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06/30/2021

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Assistant Professor

I think that the OP's interest in being forward looking on the job market is actually a really good way to cope with the results of the market - if you feel like you prepared well, had time to create materials that best reflect who you are as a scholar and teacher, and are proud of those materials, in my experience this goes a long way to feeling good about your performance on the market regardless of outcome.

The OP has materials already, so take some time and go over them, think about about how your job market process has given you new information about what committees responded best to in order to potentially polish your documents, and now going into this year's market you will have a pool of solid documents already and have time to tailor them to specific jobs.

For new applicants: spend this summer getting your documents ready! Do not wait until a job posting comes out. You know what things they postings will ask for, so prepare them, get lots of feedback on them, and then you will be ready to tailor them when you see a specific job add come out based on your base documents.

Also: practice, practice, practice. Ask your department to do mock interviews. Talk to people who interviewed. Think about what questions you might be asked, but importantly, think about what information you want a committee to know about you and find a way to make sure to get this information across in your responses to their questions.

I hope the OP and others finds good supports in going through the process (friends, mentors, peers, therapists). One view that may or may not a comfort: it is unlikely that any one thing will make or break your candidacy. Who knows the strange alchemy of a committee or what exactly it is seeking or needing? Who knows what will land with one person and not another? That is why putting your best foot forward according to YOUR standards is probably the best strategy to minimize (but not abolish) regret.

For what it is worth: I once said something really honest and unprepared in a job interview that I was fairly certain sunk my moving to an on-campus interview. I also once said something equally honest and off the cuff in an interview and got offered the job. In both instances I ruminated on what I did/said afterward and they had radically different outcomes that make me think my rumination in either case was unproductive, in hindsight.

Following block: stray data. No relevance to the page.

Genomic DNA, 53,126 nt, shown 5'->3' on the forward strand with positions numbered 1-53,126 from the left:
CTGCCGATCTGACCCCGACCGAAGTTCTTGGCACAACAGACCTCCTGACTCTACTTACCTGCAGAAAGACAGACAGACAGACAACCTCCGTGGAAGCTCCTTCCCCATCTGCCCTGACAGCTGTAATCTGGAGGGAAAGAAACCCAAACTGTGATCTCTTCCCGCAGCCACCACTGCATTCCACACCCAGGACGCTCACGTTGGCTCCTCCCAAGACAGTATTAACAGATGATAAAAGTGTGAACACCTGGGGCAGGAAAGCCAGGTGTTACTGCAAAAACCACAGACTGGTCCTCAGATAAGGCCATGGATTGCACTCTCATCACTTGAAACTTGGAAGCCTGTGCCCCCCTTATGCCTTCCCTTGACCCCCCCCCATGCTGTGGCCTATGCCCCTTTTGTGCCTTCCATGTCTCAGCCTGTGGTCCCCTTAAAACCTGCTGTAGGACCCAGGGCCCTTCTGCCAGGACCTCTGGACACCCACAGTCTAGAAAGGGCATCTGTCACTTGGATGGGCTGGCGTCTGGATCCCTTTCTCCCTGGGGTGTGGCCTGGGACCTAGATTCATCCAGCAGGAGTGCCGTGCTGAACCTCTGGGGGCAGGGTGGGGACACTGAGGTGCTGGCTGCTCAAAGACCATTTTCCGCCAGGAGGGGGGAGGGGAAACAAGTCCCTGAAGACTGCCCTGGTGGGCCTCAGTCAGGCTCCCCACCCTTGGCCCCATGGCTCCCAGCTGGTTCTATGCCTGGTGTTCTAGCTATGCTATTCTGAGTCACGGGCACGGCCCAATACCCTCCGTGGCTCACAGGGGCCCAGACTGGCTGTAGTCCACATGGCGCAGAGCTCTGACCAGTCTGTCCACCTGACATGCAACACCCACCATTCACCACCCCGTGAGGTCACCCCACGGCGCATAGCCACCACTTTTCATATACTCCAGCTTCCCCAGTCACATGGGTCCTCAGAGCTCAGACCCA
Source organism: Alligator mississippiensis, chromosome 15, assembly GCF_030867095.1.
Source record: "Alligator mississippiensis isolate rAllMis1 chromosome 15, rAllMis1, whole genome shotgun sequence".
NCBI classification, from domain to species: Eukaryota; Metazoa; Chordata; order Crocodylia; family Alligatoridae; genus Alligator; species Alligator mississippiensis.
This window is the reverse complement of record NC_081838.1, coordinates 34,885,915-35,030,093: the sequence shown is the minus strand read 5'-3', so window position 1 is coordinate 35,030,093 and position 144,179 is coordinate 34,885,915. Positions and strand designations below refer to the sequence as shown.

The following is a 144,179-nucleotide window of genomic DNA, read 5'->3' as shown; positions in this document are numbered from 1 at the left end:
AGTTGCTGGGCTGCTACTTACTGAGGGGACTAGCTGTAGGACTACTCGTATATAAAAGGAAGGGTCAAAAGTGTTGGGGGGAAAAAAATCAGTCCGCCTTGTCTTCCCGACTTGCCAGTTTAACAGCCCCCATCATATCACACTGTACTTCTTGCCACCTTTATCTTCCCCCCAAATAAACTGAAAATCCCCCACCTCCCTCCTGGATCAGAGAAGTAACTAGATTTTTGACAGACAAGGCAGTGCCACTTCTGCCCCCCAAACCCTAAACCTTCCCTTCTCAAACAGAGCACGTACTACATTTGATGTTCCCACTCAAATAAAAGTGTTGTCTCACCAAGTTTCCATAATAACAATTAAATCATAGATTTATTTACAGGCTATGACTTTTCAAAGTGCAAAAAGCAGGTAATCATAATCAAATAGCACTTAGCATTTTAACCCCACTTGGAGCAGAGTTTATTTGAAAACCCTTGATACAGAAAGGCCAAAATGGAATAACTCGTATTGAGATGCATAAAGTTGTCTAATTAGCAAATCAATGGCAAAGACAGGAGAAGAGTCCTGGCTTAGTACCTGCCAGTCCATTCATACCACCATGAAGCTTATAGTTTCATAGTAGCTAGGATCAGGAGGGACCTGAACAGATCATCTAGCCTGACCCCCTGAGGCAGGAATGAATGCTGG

Good luck out there - it is a hard, vulnerable process, and can be so much a matter of luck and circumstance. Recognizing this might minimize regret but adds other frustrations and challenges.

Another Assistant Professor

We tend to focus on variables within our control precisely because they are within our control. Worrying about the other stuff won't change it. But focusing on those variable often leads us to misrepresent their import. For example, libraries of parenting books exist, but childhood behavior is predicted by biology to a greater degree. I think job market materials are similar. Factors now beyond your control contribute more to your employability than those within it: your AOS, your pedigree, your diversity, etc... To be sure, bad materials will sink you. But if you're sweating about them this much now, they are are almost certainly quite good. Don't be obsess over the comparatively small things you mention. For better or worse, your destiny is mostly written.

Tim

I don't know if this will help, but: if you want to be forward looking, don't be backwards looking. For places you thought you had a good chance, don't re-read application materials; don't check your status online; don't look at forums to see if they've scheduled interviews; don't reimagine your interview (if you have one); etc.

Avoiding these behaviors was helpful for me in navigating the stresses of the job market.

Rosa

I say this having served on several search committees: try to remember that so much of it is luck, that you can't control or even know about. Basically if you've gotten to the interview stage in our searches, we probably thought you were pretty great - and frankly a lot of what we were looking for was red flags, that suggested you weren't as great as we thought. Did you talk down to the female members of the search committee, or address yourself mostly to the men? Did you seem really down on the idea of living in our town? Did we hear a surprising amount about past personality conflicts in professional settings? Did you seem bitter about academia, or philosophy?

Red flags could sometimes rule a person out, but what made us move forward on a person was usually something they couldn't have done anything to change in an interview: in addition to being able to teach the courses we'd advertised, they could also teach this other cool course/course that needed to be taught and that we didn't have a specialist for; they had a research program that several of the current members of the department would be really excited to talk about given their own quirky interests; they had a history of getting grant funding; they had experience teaching a student body very much like ours; etc.

So basically, I think that all you can do is present yourself as a good person and good colleague who is genuinely excited about the work you do - and try as much as you can not to take it personally or blame yourself in cases where they don't move forward with you. Very often it wasn't personal and there was nothing you could have done except be a different person with a different research/teaching/whatever skill set.

Good luck - it's damn hard being out there, so try to be good to yourself.

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